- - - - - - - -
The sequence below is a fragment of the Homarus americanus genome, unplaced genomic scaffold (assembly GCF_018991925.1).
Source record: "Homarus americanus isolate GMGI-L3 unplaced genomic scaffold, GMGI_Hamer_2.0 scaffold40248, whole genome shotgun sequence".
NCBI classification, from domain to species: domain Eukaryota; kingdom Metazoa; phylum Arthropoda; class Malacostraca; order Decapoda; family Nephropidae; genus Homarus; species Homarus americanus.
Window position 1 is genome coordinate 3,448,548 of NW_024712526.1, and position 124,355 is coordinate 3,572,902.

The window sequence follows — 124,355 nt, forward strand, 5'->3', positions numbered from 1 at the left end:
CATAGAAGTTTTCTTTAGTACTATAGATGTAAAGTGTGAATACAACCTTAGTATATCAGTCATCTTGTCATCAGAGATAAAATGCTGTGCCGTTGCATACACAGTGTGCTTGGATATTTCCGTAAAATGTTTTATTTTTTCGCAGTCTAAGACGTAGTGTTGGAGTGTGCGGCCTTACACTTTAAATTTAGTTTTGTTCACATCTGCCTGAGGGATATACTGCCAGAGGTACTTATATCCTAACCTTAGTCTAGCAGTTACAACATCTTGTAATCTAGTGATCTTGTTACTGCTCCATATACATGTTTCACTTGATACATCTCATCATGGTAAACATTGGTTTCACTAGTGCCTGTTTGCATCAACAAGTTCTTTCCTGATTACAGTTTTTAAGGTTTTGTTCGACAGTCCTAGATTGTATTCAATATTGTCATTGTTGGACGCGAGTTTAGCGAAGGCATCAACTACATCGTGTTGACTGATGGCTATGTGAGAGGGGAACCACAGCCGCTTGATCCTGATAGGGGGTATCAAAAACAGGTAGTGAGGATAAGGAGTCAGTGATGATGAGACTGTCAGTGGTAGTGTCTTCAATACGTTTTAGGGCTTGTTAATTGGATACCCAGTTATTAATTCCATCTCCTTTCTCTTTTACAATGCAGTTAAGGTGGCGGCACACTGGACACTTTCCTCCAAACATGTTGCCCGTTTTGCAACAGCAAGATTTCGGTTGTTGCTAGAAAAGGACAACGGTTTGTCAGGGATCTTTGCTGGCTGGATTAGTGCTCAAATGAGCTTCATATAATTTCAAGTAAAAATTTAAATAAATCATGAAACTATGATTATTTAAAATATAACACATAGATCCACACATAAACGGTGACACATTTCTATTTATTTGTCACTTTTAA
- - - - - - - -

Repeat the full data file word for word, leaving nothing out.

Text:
The sequence below is a fragment of the Homarus americanus genome, unplaced genomic scaffold (assembly GCF_018991925.1).
Source record: "Homarus americanus isolate GMGI-L3 unplaced genomic scaffold, GMGI_Hamer_2.0 scaffold40248, whole genome shotgun sequence".
NCBI classification, from domain to species: domain Eukaryota; kingdom Metazoa; phylum Arthropoda; class Malacostraca; order Decapoda; family Nephropidae; genus Homarus; species Homarus americanus.
Window position 1 is genome coordinate 3,448,548 of NW_024712526.1, and position 124,355 is coordinate 3,572,902.

The window sequence follows — 124,355 nt, forward strand, 5'->3', positions numbered from 1 at the left end:
CATAGAAGTTTTCTTTAGTACTATAGATGTAAAGTGTGAATACAACCTTAGTATATCAGTCATCTTGTCATCAGAGATAAAATGCTGTGCCGTTGCATACACAGTGTGCTTGGATATTTCCGTAAAATGTTTTATTTTTTCGCAGTCTAAGACGTAGTGTTGGAGTGTGCGGCCTTACACTTTAAATTTAGTTTTGTTCACATCTGCCTGAGGGATATACTGCCAGAGGTACTTATATCCTAACCTTAGTCTAGCAGTTACAACATCTTGTAATCTAGTGATCTTGTTACTGCTCCATATACATGTTTCACTTGATACATCTCATCATGGTAAACATTGGTTTCACTAGTGCCTGTTTGCATCAACAAGTTCTTTCCTGATTACAGTTTTTAAGGTTTTGTTCGACAGTCCTAGATTGTATTCAATATTGTCATTGTTGGACGCGAGTTTAGCGAAGGCATCAACTACATCGTGTTGACTGATGGCTATGTGAGAGGGGAACCACAGCCGCTTGATCCTGATAGGGGGTATCAAAAACAGGTAGTGAGGATAAGGAGTCAGTGATGATGAGACTGTCAGTGGTAGTGTCTTCAATACGTTTTAGGGCTTGTTAATTGGATACCCAGTTATTAATTCCATCTCCTTTCTCTTTTACAATGCAGTTAAGGTGGCGGCACACTGGACACTTTCCTCCAAACATGTTGCCCGTTTTGCAACAGCAAGATTTCGGTTGTTGCTAGAAAAGGACAACGGTTTGTCAGGGATCTTTGCTGGCTGGATTAGTGCTCAAATGAGCTTCATATAATTTCAAGTAAAAATTTAAATAAATCATGAAACTATGATTATTTAAAATATAACACATAGATCCACACATAAACGGTGACACATTTCTATTTATTTGTCACTTTTAA